@Jonoidal welcome to Mathstodon! I'll bite, what is a Hopf Monad and how is it different to an ordinary monad?
@jeslie0 Hey James! The idea behind a Hopf monad is that they are meant to be a generalisation of a whole bunch of various “Hopf” structures. Without going too deep into it, if you have a closed monoidal category C, and a monad H, then the Eilenberg Moore category of H will be closed monoidal (in a certain canonical way) iff H is a Hopf monad. What is wild is that this is enough to draw some pretty strong similarities between Hopf algebras and Hopf monads. It’s really pretty!
@Jonoidal ahh, so does this mean that the monad formed from the free-forgetful adjunction on \(R\)-Mod is a Hopf Monad? Hopf algebras are things always wanted learn about, but constantly put on the back burner with everything else I want to look at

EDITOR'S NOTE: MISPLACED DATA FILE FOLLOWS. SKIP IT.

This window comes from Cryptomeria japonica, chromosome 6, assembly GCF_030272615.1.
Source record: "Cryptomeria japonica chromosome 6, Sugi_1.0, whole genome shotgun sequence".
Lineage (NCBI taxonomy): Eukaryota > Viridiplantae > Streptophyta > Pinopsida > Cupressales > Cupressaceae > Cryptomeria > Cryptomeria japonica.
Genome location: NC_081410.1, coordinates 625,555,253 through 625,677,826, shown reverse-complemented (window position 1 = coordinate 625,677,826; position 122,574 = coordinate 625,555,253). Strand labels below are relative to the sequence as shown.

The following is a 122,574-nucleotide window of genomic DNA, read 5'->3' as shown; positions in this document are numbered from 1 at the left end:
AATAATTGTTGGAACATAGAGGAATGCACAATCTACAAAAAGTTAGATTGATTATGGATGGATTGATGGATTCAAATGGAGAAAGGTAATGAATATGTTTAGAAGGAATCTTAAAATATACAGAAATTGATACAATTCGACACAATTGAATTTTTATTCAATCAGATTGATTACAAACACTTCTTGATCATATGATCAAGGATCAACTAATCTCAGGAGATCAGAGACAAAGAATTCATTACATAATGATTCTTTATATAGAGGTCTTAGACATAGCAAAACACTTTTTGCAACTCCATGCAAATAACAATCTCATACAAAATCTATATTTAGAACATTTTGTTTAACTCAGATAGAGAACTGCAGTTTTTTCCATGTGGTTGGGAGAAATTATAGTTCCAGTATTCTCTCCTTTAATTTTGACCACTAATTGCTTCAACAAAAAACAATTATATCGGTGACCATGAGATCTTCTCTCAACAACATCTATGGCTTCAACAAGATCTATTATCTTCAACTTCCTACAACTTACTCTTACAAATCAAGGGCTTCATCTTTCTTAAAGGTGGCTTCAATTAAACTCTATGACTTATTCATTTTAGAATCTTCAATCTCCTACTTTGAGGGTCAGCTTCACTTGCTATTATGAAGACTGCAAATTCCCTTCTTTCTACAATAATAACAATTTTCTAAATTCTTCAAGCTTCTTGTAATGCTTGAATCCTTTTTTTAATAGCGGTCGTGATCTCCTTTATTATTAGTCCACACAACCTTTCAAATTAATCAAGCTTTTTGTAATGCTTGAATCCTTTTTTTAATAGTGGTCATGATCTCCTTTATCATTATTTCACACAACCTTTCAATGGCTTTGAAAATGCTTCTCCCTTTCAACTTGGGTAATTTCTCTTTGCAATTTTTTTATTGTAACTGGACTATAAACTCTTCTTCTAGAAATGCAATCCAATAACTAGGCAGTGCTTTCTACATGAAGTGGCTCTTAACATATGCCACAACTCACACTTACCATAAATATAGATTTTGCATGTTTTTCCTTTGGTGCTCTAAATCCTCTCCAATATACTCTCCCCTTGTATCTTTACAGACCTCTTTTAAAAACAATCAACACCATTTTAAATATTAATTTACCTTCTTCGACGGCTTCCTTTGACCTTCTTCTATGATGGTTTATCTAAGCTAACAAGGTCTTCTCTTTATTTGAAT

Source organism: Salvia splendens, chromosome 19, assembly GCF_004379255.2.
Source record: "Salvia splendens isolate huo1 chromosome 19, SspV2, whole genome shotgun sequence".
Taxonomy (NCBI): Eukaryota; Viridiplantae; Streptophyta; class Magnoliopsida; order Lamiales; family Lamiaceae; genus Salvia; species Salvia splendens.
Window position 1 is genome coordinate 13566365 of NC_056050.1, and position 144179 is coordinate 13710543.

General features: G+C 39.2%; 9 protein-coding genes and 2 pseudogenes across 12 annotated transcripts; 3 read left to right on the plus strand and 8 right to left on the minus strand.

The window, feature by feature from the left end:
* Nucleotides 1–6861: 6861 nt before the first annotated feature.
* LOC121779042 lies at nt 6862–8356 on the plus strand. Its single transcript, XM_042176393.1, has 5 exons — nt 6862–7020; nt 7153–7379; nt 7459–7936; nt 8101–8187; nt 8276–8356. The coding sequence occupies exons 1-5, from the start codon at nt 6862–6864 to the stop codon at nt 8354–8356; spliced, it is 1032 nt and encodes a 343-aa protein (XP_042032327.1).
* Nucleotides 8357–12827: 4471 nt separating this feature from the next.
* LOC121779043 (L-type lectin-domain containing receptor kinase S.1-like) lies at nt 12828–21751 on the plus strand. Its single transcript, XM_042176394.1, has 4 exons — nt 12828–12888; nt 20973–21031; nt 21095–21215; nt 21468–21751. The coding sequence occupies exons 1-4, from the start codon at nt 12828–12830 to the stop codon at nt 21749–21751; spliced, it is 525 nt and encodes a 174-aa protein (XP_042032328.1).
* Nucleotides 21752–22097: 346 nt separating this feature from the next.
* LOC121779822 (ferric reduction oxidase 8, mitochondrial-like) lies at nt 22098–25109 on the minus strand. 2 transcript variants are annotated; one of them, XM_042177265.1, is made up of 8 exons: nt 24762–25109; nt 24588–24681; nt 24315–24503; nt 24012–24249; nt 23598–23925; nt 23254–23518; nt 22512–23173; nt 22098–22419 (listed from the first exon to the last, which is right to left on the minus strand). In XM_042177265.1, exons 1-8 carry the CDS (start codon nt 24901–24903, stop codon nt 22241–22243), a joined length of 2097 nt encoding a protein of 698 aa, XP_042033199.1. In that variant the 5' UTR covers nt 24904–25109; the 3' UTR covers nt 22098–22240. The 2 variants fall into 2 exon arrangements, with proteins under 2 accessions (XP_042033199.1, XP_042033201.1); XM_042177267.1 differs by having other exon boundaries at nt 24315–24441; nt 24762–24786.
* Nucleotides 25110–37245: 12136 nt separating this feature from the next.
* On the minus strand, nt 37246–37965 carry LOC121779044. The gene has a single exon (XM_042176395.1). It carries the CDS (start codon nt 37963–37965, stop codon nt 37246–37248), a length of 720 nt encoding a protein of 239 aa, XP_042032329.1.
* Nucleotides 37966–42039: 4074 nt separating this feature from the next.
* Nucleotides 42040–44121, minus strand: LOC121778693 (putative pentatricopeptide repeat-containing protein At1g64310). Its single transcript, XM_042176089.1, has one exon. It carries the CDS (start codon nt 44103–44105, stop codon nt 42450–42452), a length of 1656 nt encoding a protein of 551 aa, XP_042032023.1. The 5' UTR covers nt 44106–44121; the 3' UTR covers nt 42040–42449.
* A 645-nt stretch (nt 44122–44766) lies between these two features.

@jeslie0 Maybe? It haven't thought about it, but the adjunction \(R\)-Mod\(\rightarrow\) Ab might be Hopf?
Essentially, the requirement is that the forgetful functor is strong monoidal. So if
\[U:R-Mod \rightarrow Ab\]
is the forgetful functor, then you need
\[U(A \otimes B) \cong UA \otimes UB\]
Do you know if that is true?
@Jonoidal I think this is going to be false if we forget down to Set, but it might be true here. I haven't played around that much with abelian categories, so I don't know if that isomorphism holds.
@jeslie0 i see that you are into Agda - most of my colleagues are Agda people, but I’ve unfortunately not learned enough about type theory while I’ve been here to be good conversation 😛
I probably won’t get it, but what kind of stuff are you doing with Hott?
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